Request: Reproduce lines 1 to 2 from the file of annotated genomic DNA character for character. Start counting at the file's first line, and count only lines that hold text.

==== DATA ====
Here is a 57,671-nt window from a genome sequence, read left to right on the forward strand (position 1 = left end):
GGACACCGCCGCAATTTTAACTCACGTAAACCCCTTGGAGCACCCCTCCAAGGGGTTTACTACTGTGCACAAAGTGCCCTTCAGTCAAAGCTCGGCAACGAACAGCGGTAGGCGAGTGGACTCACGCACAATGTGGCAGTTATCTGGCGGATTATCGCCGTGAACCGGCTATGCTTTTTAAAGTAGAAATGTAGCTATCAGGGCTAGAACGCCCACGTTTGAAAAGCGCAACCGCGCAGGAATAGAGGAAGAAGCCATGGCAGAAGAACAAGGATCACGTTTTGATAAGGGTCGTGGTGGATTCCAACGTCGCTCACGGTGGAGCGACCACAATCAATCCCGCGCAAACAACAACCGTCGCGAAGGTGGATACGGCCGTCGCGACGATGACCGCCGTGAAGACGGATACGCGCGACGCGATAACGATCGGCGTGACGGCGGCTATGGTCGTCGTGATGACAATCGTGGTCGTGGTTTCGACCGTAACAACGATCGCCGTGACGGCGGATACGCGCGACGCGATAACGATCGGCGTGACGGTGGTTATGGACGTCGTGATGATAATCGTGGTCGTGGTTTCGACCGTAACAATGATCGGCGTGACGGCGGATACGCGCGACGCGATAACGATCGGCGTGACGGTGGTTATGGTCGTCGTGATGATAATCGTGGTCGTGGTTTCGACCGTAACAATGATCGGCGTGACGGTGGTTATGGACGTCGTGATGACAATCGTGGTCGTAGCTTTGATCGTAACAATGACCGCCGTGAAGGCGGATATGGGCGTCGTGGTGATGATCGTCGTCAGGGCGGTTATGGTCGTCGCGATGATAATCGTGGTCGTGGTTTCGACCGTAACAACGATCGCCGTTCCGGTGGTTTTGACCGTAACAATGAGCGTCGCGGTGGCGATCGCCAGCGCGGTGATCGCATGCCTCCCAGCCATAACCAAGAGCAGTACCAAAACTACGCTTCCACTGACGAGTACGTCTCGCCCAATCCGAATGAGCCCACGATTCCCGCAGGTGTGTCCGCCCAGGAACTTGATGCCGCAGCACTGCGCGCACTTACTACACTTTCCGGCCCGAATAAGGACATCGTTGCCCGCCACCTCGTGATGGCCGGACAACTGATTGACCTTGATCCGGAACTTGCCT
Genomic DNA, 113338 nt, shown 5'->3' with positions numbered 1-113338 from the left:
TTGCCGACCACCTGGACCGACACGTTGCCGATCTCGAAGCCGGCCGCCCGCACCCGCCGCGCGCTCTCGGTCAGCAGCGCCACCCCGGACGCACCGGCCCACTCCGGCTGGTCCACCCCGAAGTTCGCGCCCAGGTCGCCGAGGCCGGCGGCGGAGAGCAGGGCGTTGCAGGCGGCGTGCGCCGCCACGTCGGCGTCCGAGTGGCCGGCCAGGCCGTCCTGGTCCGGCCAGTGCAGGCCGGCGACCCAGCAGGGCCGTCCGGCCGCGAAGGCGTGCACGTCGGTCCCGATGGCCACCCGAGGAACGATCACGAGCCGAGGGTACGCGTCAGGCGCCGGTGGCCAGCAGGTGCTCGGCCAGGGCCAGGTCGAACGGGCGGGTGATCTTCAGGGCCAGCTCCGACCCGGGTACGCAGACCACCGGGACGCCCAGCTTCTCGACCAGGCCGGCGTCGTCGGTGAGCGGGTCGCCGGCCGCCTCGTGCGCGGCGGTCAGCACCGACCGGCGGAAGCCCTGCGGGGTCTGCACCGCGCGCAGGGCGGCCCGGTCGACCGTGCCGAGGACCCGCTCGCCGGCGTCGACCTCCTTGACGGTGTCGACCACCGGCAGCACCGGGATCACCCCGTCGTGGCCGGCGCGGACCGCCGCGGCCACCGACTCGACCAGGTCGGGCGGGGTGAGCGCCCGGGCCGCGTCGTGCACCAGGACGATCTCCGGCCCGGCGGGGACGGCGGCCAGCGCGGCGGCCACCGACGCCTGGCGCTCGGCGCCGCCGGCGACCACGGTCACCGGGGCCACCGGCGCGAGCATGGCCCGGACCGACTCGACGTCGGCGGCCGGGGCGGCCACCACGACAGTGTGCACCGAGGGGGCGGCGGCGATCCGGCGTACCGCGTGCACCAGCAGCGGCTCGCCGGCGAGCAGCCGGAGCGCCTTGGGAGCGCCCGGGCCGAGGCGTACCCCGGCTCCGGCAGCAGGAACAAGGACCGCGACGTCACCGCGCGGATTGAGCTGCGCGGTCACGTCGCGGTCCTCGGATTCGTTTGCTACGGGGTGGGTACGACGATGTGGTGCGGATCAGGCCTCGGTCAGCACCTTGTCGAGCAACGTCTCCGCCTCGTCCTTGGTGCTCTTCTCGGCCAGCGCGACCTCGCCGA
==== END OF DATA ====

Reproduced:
Here is a 57,671-nt window from a genome sequence, read left to right on the forward strand (position 1 = left end):
GGACACCGCCGCAATTTTAACTCACGTAAACCCCTTGGAGCACCCCTCCAAGGGGTTTACTACTGTGCACAAAGTGCCCTTCAGTCAAAGCTCGGCAACGAACAGCGGTAGGCGAGTGGACTCACGCACAATGTGGCAGTTATCTGGCGGATTATCGCCGTGAACCGGCTATGCTTTTTAAAGTAGAAATGTAGCTATCAGGGCTAGAACGCCCACGTTTGAAAAGCGCAACCGCGCAGGAATAGAGGAAGAAGCCATGGCAGAAGAACAAGGATCACGTTTTGATAAGGGTCGTGGTGGATTCCAACGTCGCTCACGGTGGAGCGACCACAATCAATCCCGCGCAAACAACAACCGTCGCGAAGGTGGATACGGCCGTCGCGACGATGACCGCCGTGAAGACGGATACGCGCGACGCGATAACGATCGGCGTGACGGCGGCTATGGTCGTCGTGATGACAATCGTGGTCGTGGTTTCGACCGTAACAACGATCGCCGTGACGGCGGATACGCGCGACGCGATAACGATCGGCGTGACGGTGGTTATGGACGTCGTGATGATAATCGTGGTCGTGGTTTCGACCGTAACAATGATCGGCGTGACGGCGGATACGCGCGACGCGATAACGATCGGCGTGACGGTGGTTATGGTCGTCGTGATGATAATCGTGGTCGTGGTTTCGACCGTAACAATGATCGGCGTGACGGTGGTTATGGACGTCGTGATGACAATCGTGGTCGTAGCTTTGATCGTAACAATGACCGCCGTGAAGGCGGATATGGGCGTCGTGGTGATGATCGTCGTCAGGGCGGTTATGGTCGTCGCGATGATAATCGTGGTCGTGGTTTCGACCGTAACAACGATCGCCGTTCCGGTGGTTTTGACCGTAACAATGAGCGTCGCGGTGGCGATCGCCAGCGCGGTGATCGCATGCCTCCCAGCCATAACCAAGAGCAGTACCAAAACTACGCTTCCACTGACGAGTACGTCTCGCCCAATCCGAATGAGCCCACGATTCCCGCAGGTGTGTCCGCCCAGGAACTTGATGCCGCAGCACTGCGCGCACTTACTACACTTTCCGGCCCGAATAAGGACATCGTTGCCCGCCACCTCGTGATGGCCGGACAACTGATTGACCTTGATCCGGAACTTGCCT